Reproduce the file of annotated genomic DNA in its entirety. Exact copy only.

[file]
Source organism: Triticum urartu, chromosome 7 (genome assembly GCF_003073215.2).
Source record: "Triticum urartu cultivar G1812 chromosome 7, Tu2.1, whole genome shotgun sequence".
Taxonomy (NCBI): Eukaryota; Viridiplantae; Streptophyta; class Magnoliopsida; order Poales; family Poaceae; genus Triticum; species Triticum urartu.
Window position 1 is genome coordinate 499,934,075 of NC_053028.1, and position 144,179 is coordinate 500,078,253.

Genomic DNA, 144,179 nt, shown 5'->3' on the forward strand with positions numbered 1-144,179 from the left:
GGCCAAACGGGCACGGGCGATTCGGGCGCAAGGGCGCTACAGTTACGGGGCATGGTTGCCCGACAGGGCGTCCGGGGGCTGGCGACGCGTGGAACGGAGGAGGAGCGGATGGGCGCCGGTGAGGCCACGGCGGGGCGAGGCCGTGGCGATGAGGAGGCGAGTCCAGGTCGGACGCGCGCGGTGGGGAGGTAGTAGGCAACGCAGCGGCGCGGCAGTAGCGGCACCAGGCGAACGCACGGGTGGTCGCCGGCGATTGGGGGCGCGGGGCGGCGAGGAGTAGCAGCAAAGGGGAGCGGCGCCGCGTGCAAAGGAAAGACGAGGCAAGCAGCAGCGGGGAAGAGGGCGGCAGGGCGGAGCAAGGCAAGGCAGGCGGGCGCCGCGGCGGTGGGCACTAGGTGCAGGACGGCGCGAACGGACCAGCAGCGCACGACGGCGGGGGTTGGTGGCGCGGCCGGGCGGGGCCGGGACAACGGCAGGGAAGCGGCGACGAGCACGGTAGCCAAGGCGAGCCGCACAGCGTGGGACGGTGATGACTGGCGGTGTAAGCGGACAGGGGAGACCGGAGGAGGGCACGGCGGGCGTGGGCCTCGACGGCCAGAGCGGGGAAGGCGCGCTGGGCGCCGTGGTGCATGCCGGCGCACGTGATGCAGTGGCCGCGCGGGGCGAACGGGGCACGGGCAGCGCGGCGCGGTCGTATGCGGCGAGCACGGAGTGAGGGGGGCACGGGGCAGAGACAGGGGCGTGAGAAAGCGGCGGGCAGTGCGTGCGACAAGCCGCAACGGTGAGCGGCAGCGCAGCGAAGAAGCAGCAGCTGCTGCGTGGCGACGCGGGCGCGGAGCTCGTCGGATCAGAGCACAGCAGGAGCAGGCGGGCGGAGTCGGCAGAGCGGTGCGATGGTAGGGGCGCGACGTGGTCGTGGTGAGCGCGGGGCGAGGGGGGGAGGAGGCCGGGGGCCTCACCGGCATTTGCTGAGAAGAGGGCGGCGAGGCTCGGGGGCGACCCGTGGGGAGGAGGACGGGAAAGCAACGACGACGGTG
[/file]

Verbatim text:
Source organism: Triticum urartu, chromosome 7 (genome assembly GCF_003073215.2).
Source record: "Triticum urartu cultivar G1812 chromosome 7, Tu2.1, whole genome shotgun sequence".
Taxonomy (NCBI): Eukaryota; Viridiplantae; Streptophyta; class Magnoliopsida; order Poales; family Poaceae; genus Triticum; species Triticum urartu.
Window position 1 is genome coordinate 499,934,075 of NC_053028.1, and position 144,179 is coordinate 500,078,253.

Genomic DNA, 144,179 nt, shown 5'->3' on the forward strand with positions numbered 1-144,179 from the left:
GGCCAAACGGGCACGGGCGATTCGGGCGCAAGGGCGCTACAGTTACGGGGCATGGTTGCCCGACAGGGCGTCCGGGGGCTGGCGACGCGTGGAACGGAGGAGGAGCGGATGGGCGCCGGTGAGGCCACGGCGGGGCGAGGCCGTGGCGATGAGGAGGCGAGTCCAGGTCGGACGCGCGCGGTGGGGAGGTAGTAGGCAACGCAGCGGCGCGGCAGTAGCGGCACCAGGCGAACGCACGGGTGGTCGCCGGCGATTGGGGGCGCGGGGCGGCGAGGAGTAGCAGCAAAGGGGAGCGGCGCCGCGTGCAAAGGAAAGACGAGGCAAGCAGCAGCGGGGAAGAGGGCGGCAGGGCGGAGCAAGGCAAGGCAGGCGGGCGCCGCGGCGGTGGGCACTAGGTGCAGGACGGCGCGAACGGACCAGCAGCGCACGACGGCGGGGGTTGGTGGCGCGGCCGGGCGGGGCCGGGACAACGGCAGGGAAGCGGCGACGAGCACGGTAGCCAAGGCGAGCCGCACAGCGTGGGACGGTGATGACTGGCGGTGTAAGCGGACAGGGGAGACCGGAGGAGGGCACGGCGGGCGTGGGCCTCGACGGCCAGAGCGGGGAAGGCGCGCTGGGCGCCGTGGTGCATGCCGGCGCACGTGATGCAGTGGCCGCGCGGGGCGAACGGGGCACGGGCAGCGCGGCGCGGTCGTATGCGGCGAGCACGGAGTGAGGGGGGCACGGGGCAGAGACAGGGGCGTGAGAAAGCGGCGGGCAGTGCGTGCGACAAGCCGCAACGGTGAGCGGCAGCGCAGCGAAGAAGCAGCAGCTGCTGCGTGGCGACGCGGGCGCGGAGCTCGTCGGATCAGAGCACAGCAGGAGCAGGCGGGCGGAGTCGGCAGAGCGGTGCGATGGTAGGGGCGCGACGTGGTCGTGGTGAGCGCGGGGCGAGGGGGGGAGGAGGCCGGGGGCCTCACCGGCATTTGCTGAGAAGAGGGCGGCGAGGCTCGGGGGCGACCCGTGGGGAGGAGGACGGGAAAGCAACGACGACGGTG